If I wanted to be Lawful, I could’ve also argued that the city might yet have a purpose and an order, even if he can’t immediately see it. But turns out those final words I used on him were a quote… from him. It’s enough to convince him to join up. While we’re here, I also ask him to teach me some of the githzerai language.

The bartender wants 300 copper because apparently I trashed the placed in another life. I didn’t have the money on me at the time, but the old me gave a nice little prize as collateral: my old eyeball. Huh. Might… might want that back at some point. I don’t have the money right now, however. The bartender also sends me to deal with a ‘Dustman’ trying to skip out on her tab. She’s obviously not actually a Dustman, but I don’t have the money to pay her tab right now. I could also get rid of her by killing her, or quietly slipping poison into her drink (thanks, Dexterity), but these are surprisingly evil acts. And also not very pacifistic.

Let’s say ‘hi’ to O. He seems to know us.

O, such as he sounds in mortal tongues, is a letter in the divine alphabet. ‘Alone’, he says,’ ‘he is but a symbol’. He’s only a part of the great mysteries that form the world. Still, a part can be enlightening in its own right – with the right questions, he disappears and we walk away with +1 Wisdom.

I talk to the devils, the baatezu, and they seem to know me. Which is cause for concern. As far as me and Morte can tell, they’re deserters – or here to get an unfair leg-up in the game of baatezu ‘politics’. We get a little glimpse into the Blood War, where Lawful and Chaotic Evil fiends endlessly fight to the death, though they don’t take kindly to Morte’s interruptions.

A friendly Harmonium officer – an oddly rare thing indeed – is able to confirm for us that the harlot’s directions are more likely to be right. We’re directed to Ragpicker’s Square in the search for Pharod. Elsewhere in the bar there’s some Mercykillers, the executioners of Sigil, though they won’t talk to you. There’s one of the Clueless here, too – an outsider from one of the ‘prime’ planes (where most D&D campaigns are set).

In grand prime tradition, he’s confused between people talking about ‘plains’ and ‘planes’, a confusion we clear up for 250XP. It’s a good idea not to call him ‘Clueless’, however; he takes it as an insult, and you’ll have to apologise.

Outside we meet Barking-Wilder. I earn his love through the use of song, as I do in real life. He’s not overly violent, but all his dialogue is completely jumbled. It’s worth sticking with him, though. Every other person in Sigil has been mocking us for asking about ‘Have you seen a journal?’ but Barking-Wilder knows exactly the kind of thing we’re looking for. Our previous selves have had many over the years: one’s in a tomb, somewhere, and the other’s in the Hall of the Sensates. Let’s keep an eye out, eh?

Outside there’s also a Damsel-in-Distress. She’s easy to dispatch: her story is filled with contradictions, the blood on her dried ages ago. It’s a scam, to lure people. We can give her advice on choosing marks better (as you do), kill her, or, as a bluff, threaten to kill her. We scare her off; hopefully she’ll have learnt a lesson from this all.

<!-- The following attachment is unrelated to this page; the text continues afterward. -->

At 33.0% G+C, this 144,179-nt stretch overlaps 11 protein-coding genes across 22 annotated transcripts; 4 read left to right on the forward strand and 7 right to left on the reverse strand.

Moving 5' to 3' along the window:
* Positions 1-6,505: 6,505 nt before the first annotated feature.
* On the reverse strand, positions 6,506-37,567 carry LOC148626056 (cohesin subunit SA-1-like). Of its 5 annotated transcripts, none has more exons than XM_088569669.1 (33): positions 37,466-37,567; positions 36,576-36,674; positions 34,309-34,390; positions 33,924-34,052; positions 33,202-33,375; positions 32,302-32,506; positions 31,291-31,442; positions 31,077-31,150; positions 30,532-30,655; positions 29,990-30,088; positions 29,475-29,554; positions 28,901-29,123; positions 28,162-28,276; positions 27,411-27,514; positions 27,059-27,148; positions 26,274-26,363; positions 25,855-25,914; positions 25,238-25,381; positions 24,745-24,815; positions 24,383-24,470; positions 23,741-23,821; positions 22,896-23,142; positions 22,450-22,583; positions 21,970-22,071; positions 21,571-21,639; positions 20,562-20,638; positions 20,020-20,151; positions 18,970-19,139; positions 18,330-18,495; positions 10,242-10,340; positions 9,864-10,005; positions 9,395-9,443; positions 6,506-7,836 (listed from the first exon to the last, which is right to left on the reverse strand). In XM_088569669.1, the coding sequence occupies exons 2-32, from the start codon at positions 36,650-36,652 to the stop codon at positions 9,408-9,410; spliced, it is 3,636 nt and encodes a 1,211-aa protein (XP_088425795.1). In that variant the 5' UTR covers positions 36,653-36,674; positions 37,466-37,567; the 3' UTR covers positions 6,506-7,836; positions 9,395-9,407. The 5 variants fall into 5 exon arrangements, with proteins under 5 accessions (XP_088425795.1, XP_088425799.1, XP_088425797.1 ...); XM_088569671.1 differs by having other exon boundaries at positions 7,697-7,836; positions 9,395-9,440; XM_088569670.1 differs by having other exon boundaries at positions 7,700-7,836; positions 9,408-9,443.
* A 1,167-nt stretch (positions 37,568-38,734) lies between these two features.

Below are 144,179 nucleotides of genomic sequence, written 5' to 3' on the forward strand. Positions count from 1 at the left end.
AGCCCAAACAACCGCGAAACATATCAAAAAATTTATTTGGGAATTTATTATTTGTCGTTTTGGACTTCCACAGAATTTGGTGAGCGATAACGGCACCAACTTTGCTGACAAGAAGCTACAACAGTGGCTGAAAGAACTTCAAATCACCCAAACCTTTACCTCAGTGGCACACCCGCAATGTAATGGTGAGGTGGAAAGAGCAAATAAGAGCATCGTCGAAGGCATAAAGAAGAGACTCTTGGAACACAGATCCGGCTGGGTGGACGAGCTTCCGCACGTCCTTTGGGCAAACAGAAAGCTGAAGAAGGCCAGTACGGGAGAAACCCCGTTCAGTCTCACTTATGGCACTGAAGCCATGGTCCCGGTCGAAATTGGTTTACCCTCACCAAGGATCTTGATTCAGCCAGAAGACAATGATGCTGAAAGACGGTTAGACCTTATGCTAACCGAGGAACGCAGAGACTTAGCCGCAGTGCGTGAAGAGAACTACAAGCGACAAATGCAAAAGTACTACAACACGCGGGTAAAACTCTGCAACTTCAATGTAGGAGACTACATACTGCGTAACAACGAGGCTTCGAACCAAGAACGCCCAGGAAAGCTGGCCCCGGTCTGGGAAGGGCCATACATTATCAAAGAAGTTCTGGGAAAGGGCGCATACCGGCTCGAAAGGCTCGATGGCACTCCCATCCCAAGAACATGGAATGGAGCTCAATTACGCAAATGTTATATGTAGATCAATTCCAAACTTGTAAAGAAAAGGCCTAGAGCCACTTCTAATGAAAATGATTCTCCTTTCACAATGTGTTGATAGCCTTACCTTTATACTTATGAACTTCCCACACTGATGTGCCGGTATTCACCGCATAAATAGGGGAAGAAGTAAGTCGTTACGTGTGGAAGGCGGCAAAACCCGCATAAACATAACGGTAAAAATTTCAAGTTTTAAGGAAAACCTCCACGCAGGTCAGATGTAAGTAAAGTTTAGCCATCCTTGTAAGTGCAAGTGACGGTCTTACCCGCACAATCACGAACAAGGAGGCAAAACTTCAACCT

Fell over here is a rogue dabus. He might be the only rogue dabus. All other dabuses quietly serve the Lady of Pain, but Fell worshipped the God of Portals, Aoskar, and was cast out. It’s unknown why he wasn’t killed or Mazed like others might have been. We can talk with him thanks to knowing the dabus language, but we could have Dak’kon translate for us instead.

As you’ll note in the picture, while Planescape gives a fair amount of options in roleplaying, it does make definitives about your character. Yes, your character feels empty on the inside thanks to his condition; you can either be honest about that, or lie about it. I lie because I’m a compulsive liar.

As to what Fell’s doing now, he runs a tattoo shop. They’re useful, providing possible big buffs to your character. These tattoos could end up important, as I’ll need 16 Cha to get through one area as a pacifist early on. Tattoos have a lot of other use; they can give you an extra +9 HP, boost your abilities, etc. He also gives us a quick warning, one that’s been echoed by a few people: whatever you do, don’t sign anything. I’m sure I can ignore this freely. Out in the back, Fell has a room filled to the brim with our discarded skin. Evidently we’re one of his favourite canvasses.

In any case, in our conversation with Fell we finally, officially, become Chaotic on the alignment meter. It’s a quiet thing, and something I only notice thanks to the Steam achievements added in the Enhanced Edition. We could go join the Xaositects if we want; the recruiter’s just as barmy and barky, but he’s a bit more friendly than the Starved Dogs. Probably best not to commit yet, however.

Dakkon has additional interest because this isn’t the only game he was in - the character he was named after was also used as the basis for a Magic: The Gathering card.
and more recently

In which we actually become a thief